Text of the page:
Safety 2018, 4, 48 4 of 11 Safety 2018, 4, x FOR PEER REVIEW 4 of 11 other words,atimpact performed 50 kph.performance of the In other words, UCC design impact is evaluated performance of the using TC 1.1.50 UCC design and TC 4.2.50 is evaluated crash using TC tests . 1.1.50 and TC 4.2.50 crash tests . Figure 3. Crash cushion test approaches in EN 1317 Standard Standard Part Part 33 . . Table 2. Crash testing details for crash cushions in EN 1317 part 3 . Table 2. Crash testing details for crash cushions in EN 1317 part 3 . Test Speed (kph) Acceptance Tests *,,** Test Speed (kph) Acceptance Tests * ** 50 TC 1.1.50 TC 4.2.50 5080 TC 1.1.50 TC 1.1.80 TC 1.2.80 TC 2.1.80 TC 3.2.80 TCTC 4.2.50 TC 5.2.80 4.2.80 80 100 TC 1.1.80 TC 1.1.100 TC 1.2.80 TC 1.2.100 TC 2.1.80 TC 2.1.100 TC 3.2.80 TC 3.2.100 TC 4.2.80 TCTC TC 4.2.100 5.2.80 5.2.100 100 110 TC 1.1.100 TC 1.1.100 TC 1.2.100 TC 1.3.110 TC 2.1.100 TC 2.1.100 TC 3.2.100 TC 3.3.110 TC 4.2.100 TC 4.3.110 TC 5.2.100 TC 5.3.110 110 TC 1.1.100 TC 1.3.110 TC 2.1.100 TC 3.3.110 TC 4.3.110 TC 5.3.110 * TC 5.3.110 stands for test crash cushion (TC) approach (5), vehicle (3), and speed (110); ** Vehicles 1, 2, and 3 stand *forTC 5.3.110 stands for test crash cushion 900 kg, 1300 kg, and 1500 kg, respectively. (TC) approach (5), vehicle (3), and speed (110); ** Vehicles 1, 2, and 3 stand for 900 kg, 1300 kg, and 1500 kg, respectively. 4. Computer Simulation of UCC Design 4. Computer Simulation of UCC Design Before pursuing costly, full-scale crash testing, a detailed finite element simulation study was Beforeon performed pursuing costly,Afull-scale UCC design. crash testing, highly non-linear a detailed finite element and large-deformation simulation finite-element code study LS-DYNAwas performed on UCC design. A highly non-linear and large-deformation developed by the livermore software technology corporation (LSTC) was used to model the barrier finite-element code LS-DYNA and simulate developed by the livermore the vehicle-barrier impactsoftware event .technology corporation Details of the bridge rail(LSTC) wasvehicle and both used tomodels model the explained are barrier and simulate the vehicle-barrier impact event . Details of the bridge rail and both below. vehicle models are explained below. 4.1. Finite Element Model of UCC Design 4.1. Finite Element Model of UCC Design A finite element model of the UCC was developed to assess the crash test performance of A finiteThe the design. element model, model of the in as shown UCC was4,developed Figure consistedto ofassess 143,063thenodes, crash 135,389 test performance shell, andof4264 the design. solid The model, elements. as shown Shell elements in represented Figure 4, consisted the LLDPEof 143,063 members nodes, and 135,389 shell, and steel plates 4264 of the solid model, elements. while solidShell elements elements represented represented the the steelLLDPE cables.members The shelland steel plates elements of theofLLDPE the model, while solid containers and elementstubes internal represented that arethe steel cables. expected to get The in shell directelements contact of the vehicles with LLDPE containers and internalsevere and thus experience tubes that are expected deformations are to get in direct modeled with contact with vehicles full integration and thustoexperience formulation accuratelysevere deformations represent the complexare modeled with full integration formulation to accurately represent the interactions and behavior. All steel elements were modeled with default element formulation for complex interactions and behavior. All steel computational elements were modeled with default element formulation for computational efficiency. efficiency. Since containers are expected to sustain large plastic deformations and possible crushing, a Since linear piecewise containers plasticare expected material to sustain definition was large used toplastic model deformations and possible the LLDPE elements crushing, [11,12]. Since noa piecewise failure linear plastic is expected in steelmaterial members, definition was used a rigid material to modelwas modeling theused LLDPE elementsplates to represent [11,12]. andSince no cables. failure Steel is expected cables in steel were firmly members, attached to steela rigid platesmaterial modeling at both ends, wasplates and steel used were to represent securedplates and to ground cables.unfailing using Steel cables were firmly attached to steel plates at both ends, and steel plates were secured to connections. groundIn anusing unfailing actual connections. UCC installation, connections between the members, such as lower steel plates and In an actual UCC installation, containers, and steel plates to ground, connections between are established thebolts using members, and nuts.suchToas lower steel accurately plates and represent the containers, and steel plates to ground, are established using bolts and nuts. To accurately represent the behavior of these connections during full-scale crash testing, CONSTRAINED_SPOTWELD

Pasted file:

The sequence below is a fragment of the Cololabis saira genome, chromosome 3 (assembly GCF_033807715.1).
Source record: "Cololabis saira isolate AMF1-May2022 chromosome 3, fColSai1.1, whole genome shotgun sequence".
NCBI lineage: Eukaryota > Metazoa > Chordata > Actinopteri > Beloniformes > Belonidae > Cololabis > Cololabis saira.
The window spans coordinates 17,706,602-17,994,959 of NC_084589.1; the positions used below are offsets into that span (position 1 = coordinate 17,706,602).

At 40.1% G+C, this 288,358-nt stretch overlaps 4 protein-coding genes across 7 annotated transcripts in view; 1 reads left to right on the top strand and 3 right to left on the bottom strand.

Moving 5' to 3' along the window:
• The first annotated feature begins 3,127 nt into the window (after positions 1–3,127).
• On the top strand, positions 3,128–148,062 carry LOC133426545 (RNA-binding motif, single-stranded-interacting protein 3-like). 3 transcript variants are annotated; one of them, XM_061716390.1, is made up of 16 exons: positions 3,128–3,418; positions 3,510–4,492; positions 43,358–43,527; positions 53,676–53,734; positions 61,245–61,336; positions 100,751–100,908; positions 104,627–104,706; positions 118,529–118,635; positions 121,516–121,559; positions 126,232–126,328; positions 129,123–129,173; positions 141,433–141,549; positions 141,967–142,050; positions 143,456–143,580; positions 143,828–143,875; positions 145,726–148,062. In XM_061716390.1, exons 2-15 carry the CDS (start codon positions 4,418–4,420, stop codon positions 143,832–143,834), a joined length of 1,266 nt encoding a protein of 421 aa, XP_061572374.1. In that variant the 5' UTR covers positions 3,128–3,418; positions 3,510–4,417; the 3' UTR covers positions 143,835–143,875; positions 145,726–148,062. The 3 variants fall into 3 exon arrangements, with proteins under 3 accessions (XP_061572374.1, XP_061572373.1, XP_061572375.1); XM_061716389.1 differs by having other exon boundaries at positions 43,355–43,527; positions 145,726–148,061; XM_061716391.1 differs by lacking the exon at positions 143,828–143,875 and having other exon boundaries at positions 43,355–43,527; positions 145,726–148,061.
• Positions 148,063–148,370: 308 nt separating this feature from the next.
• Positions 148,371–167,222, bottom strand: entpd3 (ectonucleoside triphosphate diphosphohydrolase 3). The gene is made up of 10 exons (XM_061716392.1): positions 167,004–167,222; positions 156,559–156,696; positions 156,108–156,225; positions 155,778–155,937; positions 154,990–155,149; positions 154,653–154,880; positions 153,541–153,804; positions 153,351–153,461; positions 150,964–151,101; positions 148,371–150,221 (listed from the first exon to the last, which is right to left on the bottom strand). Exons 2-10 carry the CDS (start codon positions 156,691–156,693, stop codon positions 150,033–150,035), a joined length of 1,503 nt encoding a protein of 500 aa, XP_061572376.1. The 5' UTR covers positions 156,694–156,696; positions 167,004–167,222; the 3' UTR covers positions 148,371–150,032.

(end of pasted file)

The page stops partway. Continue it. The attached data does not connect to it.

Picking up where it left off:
Safety 2018, 4, 48 5 of 11 Safety 2018, 4, x FOR PEER REVIEW 5 of 11 behavior of these connections during full-scale crash testing, CONSTRAINED_SPOTWELD option in LS-DYNA option was used in LS-DYNA was. By . used definition, this option By definition, keeps members this option connected keeps members until auntil connected certain force a certain criteria is met.isThen, force criteria met. the connection Then, fails and the connection members fails can move and members canfreely. moveTofreely. determine the required To determine the force level that fails a connection, a detailed model is constructed using LS-DYNA. required force level that fails a connection, a detailed model is constructed using LS-DYNA. The behavior of The the connection behavior ofwas the examined connection under was different examinedloading under conditions. A reasonable different loading failure conditions. A criterion reasonable obtained failure from the component criterion obtained from simulation was used the component in the connection simulation was usedmodel in the. connection model . (a) (b) Figure 4. Finite element model of UCC: (a) frontal view and and (b) (b) rear rear view. view. 4.2. 4.2. Vehicle Vehicle Model Model After After the the development development of of the the UCC UCC model, model, aa small small passenger passenger car car model model was was used used to to meet meet the the EN EN 1317 standard requirements to impact the barrier. A 2002 Ford Taurus vehicle model obtained 1317 standard requirements to impact the barrier. A 2002 Ford Taurus vehicle model obtained from from the National Crash the National Analysis Crash Center Analysis (NCAC) Center was used (NCAC) was in the in used study the . studyThe mass . Theofmass the empty of thevehicle empty was adjusted to 900 kg, and it could have been increased to 1300 kg by adding extra mass vehicle was adjusted to 900 kg, and it could have been increased to 1300 kg by adding extra mass elements. This particular elements. This vehicle model particular was model vehicle used inwas many previous used in many studies with success previous studies . withAsuccess picture. of the A vehicle picture is ofshown in Figure the vehicle 5. in Figure 5. is shown Figure 5. The Figure 5. The 2002 2002 Ford Ford Taurus Taurus vehicle vehicle model model used used in in LS-DYNA LS-DYNA Impact ImpactSimulation. Simulation. 4.3. TC 1.1.50 Simulation 4.3. TC 1.1.50 Simulation After the final modifications on the vehicle model, the simulation was setup according to TC 1.1.50 After the final modifications on the vehicle model, the simulation was setup according to TC conditions specified in EN 1317 part 3 . This head-on crash test with 900 kg vehicle is performed 1.1.50 conditions specified in EN 1317 part 3 . This head-on crash test with 900 kg vehicle is to evaluate the energy-absorption capability of the UCC design and its effectiveness at reducing the performed to evaluate the energy-absorption capability of the UCC design and its effectiveness at velocity of impacting vehicle in a controlled manner, thus reducing occupant injury risks. As shown reducing the velocity of impacting vehicle in a controlled manner, thus reducing occupant injury in Figure 6, the vehicle was positioned in front of the cushion at 0 degrees impact angle. The vehicle risks. As shown in Figure 6, the vehicle was positioned in front of the cushion at 0 degrees impact speed was 50 kph. In this simulation no dummy was used. Simulation was run about 0.15 s until the angle. The vehicle speed was 50 kph. In this simulation no dummy was used. Simulation was run vehicle’s kinetic energy completely dissipated by the crash cushion and vehicle was pushed backwards. about 0.15 s until the vehicle’s kinetic energy completely dissipated by the crash cushion and vehicle was pushed backwards. As shown in Figure 7, vehicle hit the barrier; instantly, the front container began to deform and bent towards the impacting vehicle. 0.06 s after the initial impact, the kinetic energy of the vehicle was significantly reduced and the velocity of the vehicle was approximately 28